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Eleven alleged Somali pirates indicted in US federal court

The alleged Somali pirates face charges of piracy and plunder, charges not typically heard – at least since the 18th century. What they thought were commercial vessels were actually US Navy warships. That was a big mistake.

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One of 11 suspected Somali pirates is escorted into federal court by U.S. Marshall's in Norfolk, Va., Friday. The 11 are to stand trial in alleged attacks on U.S. naval vessels off the coast of Africa.

Steve Helber/AP

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Eleven suspected Somali pirates have been indicted in Norfolk, Virginia, on charges of attempting in the dark of night on the high seas off Somalia to attack and plunder what they believed were defenseless cargo ships.

They were mistaken. Instead of cargo ships, the vessels they attacked turned out to be two US Navy warships.

At this early stage in the two cases, one huge mystery looms: How these alleged pirates lived to tell the tale.

According to the indictments, one attack took place March 31 against the USS Nicholas, a frigate. The second attack took place on April 10 against the USS Ashland, a dock landing ship.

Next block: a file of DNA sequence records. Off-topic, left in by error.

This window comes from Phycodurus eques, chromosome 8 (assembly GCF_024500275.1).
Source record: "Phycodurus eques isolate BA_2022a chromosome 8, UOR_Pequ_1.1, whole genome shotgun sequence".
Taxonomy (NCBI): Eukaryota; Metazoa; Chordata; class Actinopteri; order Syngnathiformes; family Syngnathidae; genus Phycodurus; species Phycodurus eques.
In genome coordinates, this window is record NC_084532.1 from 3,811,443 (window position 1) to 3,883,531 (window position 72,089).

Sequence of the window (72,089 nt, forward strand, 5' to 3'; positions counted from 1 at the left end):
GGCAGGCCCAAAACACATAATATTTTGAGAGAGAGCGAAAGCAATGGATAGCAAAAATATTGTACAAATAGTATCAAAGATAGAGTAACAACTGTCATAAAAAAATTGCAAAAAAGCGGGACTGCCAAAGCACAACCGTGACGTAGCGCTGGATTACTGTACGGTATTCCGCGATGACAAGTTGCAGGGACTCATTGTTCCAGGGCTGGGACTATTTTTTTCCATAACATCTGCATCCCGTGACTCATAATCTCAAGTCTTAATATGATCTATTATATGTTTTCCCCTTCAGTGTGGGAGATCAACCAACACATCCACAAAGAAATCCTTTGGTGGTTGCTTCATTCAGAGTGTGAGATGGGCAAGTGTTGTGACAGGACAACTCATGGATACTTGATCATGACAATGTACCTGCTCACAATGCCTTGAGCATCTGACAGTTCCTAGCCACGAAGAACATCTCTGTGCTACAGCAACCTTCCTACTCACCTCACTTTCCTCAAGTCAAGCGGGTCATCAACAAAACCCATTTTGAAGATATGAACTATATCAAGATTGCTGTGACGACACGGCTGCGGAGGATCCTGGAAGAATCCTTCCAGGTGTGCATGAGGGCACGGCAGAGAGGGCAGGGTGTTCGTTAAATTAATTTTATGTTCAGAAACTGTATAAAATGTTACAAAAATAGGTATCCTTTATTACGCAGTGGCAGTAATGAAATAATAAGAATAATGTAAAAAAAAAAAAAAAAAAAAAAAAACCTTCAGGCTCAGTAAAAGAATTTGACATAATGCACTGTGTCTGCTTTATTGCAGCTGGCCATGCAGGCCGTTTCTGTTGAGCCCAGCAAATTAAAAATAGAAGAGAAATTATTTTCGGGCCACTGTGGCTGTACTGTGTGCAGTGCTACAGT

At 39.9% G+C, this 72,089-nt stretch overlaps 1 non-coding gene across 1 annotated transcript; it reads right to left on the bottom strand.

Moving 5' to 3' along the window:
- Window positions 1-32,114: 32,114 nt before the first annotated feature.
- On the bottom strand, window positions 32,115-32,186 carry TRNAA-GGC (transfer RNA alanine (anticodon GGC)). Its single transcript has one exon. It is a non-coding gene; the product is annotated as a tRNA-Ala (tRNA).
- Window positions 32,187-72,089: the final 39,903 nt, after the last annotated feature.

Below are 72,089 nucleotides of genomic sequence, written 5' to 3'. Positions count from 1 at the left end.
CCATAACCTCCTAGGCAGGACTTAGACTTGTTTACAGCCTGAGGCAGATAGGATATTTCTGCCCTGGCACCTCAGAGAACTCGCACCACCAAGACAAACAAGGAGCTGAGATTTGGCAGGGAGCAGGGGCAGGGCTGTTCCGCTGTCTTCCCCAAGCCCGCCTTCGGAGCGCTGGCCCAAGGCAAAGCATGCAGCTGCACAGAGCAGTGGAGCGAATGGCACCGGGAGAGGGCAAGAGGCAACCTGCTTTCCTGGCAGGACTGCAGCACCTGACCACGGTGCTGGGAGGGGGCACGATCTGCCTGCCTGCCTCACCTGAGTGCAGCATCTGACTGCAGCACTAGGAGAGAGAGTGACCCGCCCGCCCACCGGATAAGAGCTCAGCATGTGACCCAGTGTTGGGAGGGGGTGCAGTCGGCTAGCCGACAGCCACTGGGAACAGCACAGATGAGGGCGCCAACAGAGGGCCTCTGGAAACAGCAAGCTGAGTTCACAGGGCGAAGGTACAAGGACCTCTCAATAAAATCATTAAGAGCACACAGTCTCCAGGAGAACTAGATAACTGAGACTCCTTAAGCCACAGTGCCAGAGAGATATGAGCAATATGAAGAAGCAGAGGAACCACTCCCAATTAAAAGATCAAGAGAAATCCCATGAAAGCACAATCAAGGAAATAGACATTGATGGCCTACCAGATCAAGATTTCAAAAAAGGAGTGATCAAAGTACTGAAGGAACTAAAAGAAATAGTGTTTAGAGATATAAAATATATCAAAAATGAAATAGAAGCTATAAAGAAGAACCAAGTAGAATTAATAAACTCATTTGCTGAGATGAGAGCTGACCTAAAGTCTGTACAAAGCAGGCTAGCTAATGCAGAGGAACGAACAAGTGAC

In both cases, the pirates were armed with assault rifles and rocket-propelled grenades. In contrast, US naval warships are equipped with a full array of modern weapon systems.

The indictments use language that doesn’t appear often in federal charging documents – at least not since the 1700s or thereabouts.

The charges: Piracy and attacking to plunder a vessel. One of the indictments says that five of the Somalis “by surprise and open force, maliciously attacked and set upon a vessel belonging to another, specifically, the USS Nicholas belonging to the United States of America, with intent unlawfully to plunder the same, and to despoil any owner thereof of any money, goods, and merchandise laden on board.”

The indictment explains: “The primary purpose of the conspiracy was to make money by means of piracy on the high seas.”

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